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Me, afterwards.

I think that moment was when W/we turned the corner. She earned my trust, action by action, brick by brick. Now it’s hard for me to imagine not trusting Her – it would be like not trusting gravity. And with that kind of stability I found reaching out beyond Her and trusting others a much easier prospect.

3)      Let Powers you trust vouch for Powers you don’t know yet.

As a polytheist I know each Power as individual and distinct, like people. And on the whole I still work from the premise that people are generally not to be trusted. That carries over when I engage the Powers.

What’s different now is that I trust my Lady implicitly. When She asks me to work with Someone I trust Her to have vetted Them. By vouching for Them She knowingly risks my hard-earned trust in Her. And since I trust that She values the relationship we’ve built, and I can always count on Her support, I have the confidence to do as She asks. After all, even if something happens with that relationship my Lady is always there to support me and help me if I need it. Having not had that kind of dependability before, realizing I had it was life-changing.

How does trusting Them change things?

A willingness to trust has made the relationships I have with the Powers possible. Once I trusted my Lady I was able to extend at least a willingness to trust to other Powers. Once They proved trustworthy (and my Lady was super-careful in the beginning to make sure They would) it became even easier to branch out. Even to other people!

There are now several Powers in addition to my Lady that I gladly work with, that I’ll go out on a limb for, because They’ve proven They’ll back me up if necessary. A few can even vouch for Others and have that taken into account. That’s so far from where I started it’s in another universe.

I still have some trust issues, true. I’m gradually working through them, and I will be for the foreseeable future. But I would never have started the process at all without my Lady “encouraging” me to, and working through them has brought me closer to Her than I’d ever dreamed possible. My Center is more solid, I actually feel balanced more often than not, and I’ve grown through my interactions with Them in uncountable ways.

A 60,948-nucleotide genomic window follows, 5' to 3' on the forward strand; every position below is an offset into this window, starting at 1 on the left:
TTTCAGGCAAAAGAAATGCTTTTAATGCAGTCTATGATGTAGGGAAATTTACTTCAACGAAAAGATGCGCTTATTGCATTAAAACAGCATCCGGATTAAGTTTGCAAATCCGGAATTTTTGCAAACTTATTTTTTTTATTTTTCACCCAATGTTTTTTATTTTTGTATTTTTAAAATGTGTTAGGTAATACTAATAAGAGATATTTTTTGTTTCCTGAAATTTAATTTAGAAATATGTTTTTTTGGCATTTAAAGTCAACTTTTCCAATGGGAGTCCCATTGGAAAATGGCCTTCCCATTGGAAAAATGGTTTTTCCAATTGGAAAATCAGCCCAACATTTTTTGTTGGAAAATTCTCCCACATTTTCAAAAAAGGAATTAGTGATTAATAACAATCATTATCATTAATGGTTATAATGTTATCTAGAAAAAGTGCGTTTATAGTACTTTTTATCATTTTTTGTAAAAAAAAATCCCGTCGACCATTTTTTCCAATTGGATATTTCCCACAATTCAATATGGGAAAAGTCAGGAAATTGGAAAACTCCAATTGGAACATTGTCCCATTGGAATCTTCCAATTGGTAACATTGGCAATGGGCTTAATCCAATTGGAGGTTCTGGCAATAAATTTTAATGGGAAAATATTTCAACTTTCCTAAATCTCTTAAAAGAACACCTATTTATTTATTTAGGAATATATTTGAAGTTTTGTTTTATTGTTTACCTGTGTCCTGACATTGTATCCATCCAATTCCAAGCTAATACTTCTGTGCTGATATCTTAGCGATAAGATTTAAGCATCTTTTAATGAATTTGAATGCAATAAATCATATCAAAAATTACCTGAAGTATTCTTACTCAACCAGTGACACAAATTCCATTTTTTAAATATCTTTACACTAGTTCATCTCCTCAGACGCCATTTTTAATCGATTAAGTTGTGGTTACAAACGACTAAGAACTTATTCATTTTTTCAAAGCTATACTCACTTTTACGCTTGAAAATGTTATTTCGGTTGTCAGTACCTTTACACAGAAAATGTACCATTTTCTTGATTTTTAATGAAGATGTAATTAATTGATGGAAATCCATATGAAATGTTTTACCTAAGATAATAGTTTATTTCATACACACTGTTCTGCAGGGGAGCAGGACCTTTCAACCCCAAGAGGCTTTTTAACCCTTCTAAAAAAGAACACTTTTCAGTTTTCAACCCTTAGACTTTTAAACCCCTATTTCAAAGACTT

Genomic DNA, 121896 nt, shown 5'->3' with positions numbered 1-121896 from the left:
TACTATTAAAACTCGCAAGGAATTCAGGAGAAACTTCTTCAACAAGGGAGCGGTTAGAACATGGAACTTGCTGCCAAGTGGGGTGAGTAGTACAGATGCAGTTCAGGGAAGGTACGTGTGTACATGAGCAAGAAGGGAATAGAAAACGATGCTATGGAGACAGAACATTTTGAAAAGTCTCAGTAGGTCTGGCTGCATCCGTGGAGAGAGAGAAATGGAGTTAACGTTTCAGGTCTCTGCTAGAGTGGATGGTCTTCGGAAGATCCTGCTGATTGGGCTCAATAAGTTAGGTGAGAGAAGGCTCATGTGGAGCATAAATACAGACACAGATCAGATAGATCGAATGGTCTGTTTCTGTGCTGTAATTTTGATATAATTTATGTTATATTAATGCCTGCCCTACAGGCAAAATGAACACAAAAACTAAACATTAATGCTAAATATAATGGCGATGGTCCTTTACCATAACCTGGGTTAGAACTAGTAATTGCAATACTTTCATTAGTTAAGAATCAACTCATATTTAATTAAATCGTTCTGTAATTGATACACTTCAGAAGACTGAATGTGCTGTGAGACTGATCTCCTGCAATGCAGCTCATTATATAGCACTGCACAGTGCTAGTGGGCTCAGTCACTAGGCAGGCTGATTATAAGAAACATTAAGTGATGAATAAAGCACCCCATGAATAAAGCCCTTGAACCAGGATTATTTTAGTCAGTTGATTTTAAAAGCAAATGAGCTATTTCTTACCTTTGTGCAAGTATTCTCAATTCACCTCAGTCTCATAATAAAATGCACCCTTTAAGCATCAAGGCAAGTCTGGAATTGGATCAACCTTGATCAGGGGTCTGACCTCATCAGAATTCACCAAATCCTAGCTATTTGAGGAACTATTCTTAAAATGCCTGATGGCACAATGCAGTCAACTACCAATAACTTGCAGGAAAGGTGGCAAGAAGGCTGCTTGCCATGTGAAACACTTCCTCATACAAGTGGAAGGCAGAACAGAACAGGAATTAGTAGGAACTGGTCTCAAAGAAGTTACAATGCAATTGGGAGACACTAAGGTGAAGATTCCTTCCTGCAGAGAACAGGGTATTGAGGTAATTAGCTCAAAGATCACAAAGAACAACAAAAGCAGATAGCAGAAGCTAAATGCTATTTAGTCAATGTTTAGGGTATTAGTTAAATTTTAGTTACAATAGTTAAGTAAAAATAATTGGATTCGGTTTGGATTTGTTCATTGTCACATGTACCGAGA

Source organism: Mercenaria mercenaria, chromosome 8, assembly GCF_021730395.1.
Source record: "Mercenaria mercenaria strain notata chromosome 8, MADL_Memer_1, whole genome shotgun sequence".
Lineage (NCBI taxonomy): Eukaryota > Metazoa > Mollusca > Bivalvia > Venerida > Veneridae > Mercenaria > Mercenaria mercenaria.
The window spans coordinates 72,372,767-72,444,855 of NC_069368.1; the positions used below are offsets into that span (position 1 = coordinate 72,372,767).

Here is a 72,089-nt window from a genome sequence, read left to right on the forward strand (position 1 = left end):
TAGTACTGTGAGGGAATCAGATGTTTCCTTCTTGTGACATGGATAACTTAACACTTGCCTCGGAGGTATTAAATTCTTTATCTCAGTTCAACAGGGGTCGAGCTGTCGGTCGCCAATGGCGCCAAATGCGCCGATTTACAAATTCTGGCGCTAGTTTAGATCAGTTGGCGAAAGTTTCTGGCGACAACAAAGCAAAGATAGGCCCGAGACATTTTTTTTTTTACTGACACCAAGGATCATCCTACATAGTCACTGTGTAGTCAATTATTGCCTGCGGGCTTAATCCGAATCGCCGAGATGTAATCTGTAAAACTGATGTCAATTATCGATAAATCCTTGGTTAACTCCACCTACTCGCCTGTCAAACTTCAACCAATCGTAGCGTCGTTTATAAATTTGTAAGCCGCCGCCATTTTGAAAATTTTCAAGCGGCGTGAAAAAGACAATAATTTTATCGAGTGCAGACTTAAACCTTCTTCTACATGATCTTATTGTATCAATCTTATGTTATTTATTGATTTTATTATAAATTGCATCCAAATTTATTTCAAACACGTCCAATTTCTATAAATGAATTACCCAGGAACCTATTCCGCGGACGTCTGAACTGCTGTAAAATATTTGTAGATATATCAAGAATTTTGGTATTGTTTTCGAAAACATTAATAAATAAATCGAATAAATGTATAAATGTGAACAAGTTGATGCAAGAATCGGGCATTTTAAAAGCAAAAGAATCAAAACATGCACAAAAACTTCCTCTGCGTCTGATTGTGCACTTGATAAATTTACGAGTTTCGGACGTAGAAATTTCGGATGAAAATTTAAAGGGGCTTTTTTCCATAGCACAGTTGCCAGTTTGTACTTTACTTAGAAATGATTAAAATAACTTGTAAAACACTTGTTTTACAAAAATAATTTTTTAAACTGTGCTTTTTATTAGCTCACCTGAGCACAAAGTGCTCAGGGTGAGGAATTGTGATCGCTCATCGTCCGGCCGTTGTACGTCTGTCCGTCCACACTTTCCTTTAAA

All of this growth comes from that one specific dedication ritual years ago. In my case bruises might not teach best, but they certainly did open me up to the lesson!

Defining the Work

My last post was pretty well received overall, but I did get some flack. My repetition of “do the Work” seemed harsh and demanding to some people, triggered some defensiveness, and those responses ranged from dismissive of the concept to insulting me personally.

I just didn’t get what all the fuss was about. I was being totally clear. Right? Well, maybe not. Maybe I should have spent a bit more time defining and unpacking what I meant.

What I Mean When I Say “Work”

“Work” refers to anything you and the Powers with which you interact think you should be doing.

That’s it. That’s the whole shebang.

If your Work consists of pouring tea and saying “hi” for 10 minutes every second Tuesday, that’s fine. If your Work consists of every spare hour in your day, that’s fine. It’s up to you and the Powers, and anyone else’s opinion about it matters not at all.

So I was confused with the kick-back. How does stating “do the Work” – a short form of “do what the Powers want you to do” – make anyone defensive? It’s not like I was specifying what the Work was, I was just encouraging people to get out there and do it.

After thinking about it a bit I realized it was because “work” is a loaded term, and I wasn’t’ accommodating the assumptions people make about it.  I talked it out with some people, thought about it, did some meditation, and worked out what some of those assumptions might be. This isn’t a comprehensive list, but these are the topics that came up most often during my discussions.

Assumptions About “Work”